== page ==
After we spent a full day relaxing by our pool and along the beach by our hotel, we were ready for a little more adventure in the next day of our trip.  We browsed through a few of the activities the hotel suggested and settled on a "Sunset Cruise" that departed from the marina in Cabo San Lucas later that evening.  To ensure that we were able to find departure point (and be there on time), we decided to go into the city early in the day to play "tourists".

Cabo San Lucas is about 30 minutes travel time from San Jose del Cabo (which is where we were staying).  Originally we were going to take a bus there (because it was a lot cheaper than taking a taxi and we did not rent a car), but while we were waiting at the bus stop, a local who had just dropped off his friends at the airport and was on his way back into the city offered us a ride.  Normally this is not something I would recommend, but we happened to come across the right person at the right time.  Our "driver" actually lived and worked in Texas for a while and we had a pleasant conversation with him to make the drive shorter.  After paying him what we would have been charged for the bus trip and tipping him (on a side note-in Mexico, tipping is expected for most services), we were dropped off by the huge mall that sits on the edge of Cabo's marina.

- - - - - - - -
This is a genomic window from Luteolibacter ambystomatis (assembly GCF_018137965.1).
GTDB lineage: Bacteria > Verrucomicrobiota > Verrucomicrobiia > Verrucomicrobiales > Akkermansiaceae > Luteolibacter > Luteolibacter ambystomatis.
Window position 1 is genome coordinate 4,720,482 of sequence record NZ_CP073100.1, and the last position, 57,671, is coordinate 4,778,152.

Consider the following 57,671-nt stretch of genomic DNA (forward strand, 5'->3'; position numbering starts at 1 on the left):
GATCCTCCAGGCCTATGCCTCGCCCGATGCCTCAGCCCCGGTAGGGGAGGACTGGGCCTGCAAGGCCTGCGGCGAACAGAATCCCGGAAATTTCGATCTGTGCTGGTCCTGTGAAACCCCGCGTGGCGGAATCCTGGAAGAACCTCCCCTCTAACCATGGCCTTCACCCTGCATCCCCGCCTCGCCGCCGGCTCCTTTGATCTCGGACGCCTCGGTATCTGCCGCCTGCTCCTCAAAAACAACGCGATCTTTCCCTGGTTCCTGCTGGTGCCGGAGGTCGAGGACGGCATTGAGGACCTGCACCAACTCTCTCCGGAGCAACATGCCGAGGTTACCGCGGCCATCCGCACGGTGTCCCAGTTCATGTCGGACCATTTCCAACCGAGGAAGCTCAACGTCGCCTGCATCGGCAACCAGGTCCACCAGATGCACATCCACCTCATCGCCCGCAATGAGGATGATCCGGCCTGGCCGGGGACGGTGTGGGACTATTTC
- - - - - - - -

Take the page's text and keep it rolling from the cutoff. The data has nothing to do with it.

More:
There was a really pretty waterfall in the center exterior of the mall.

As we exited the mall to head toward the marina, I noticed this:

Although I didn't stop for any coffee at Starbucks during our trip, I felt a little better knowing their caffinated beverages were within my reach. :)

The marina was packed tightly with boats of all sizes.

And pelicans were in abundance.  We saw a seal lion also, but only for a second (hence the lack of pictures).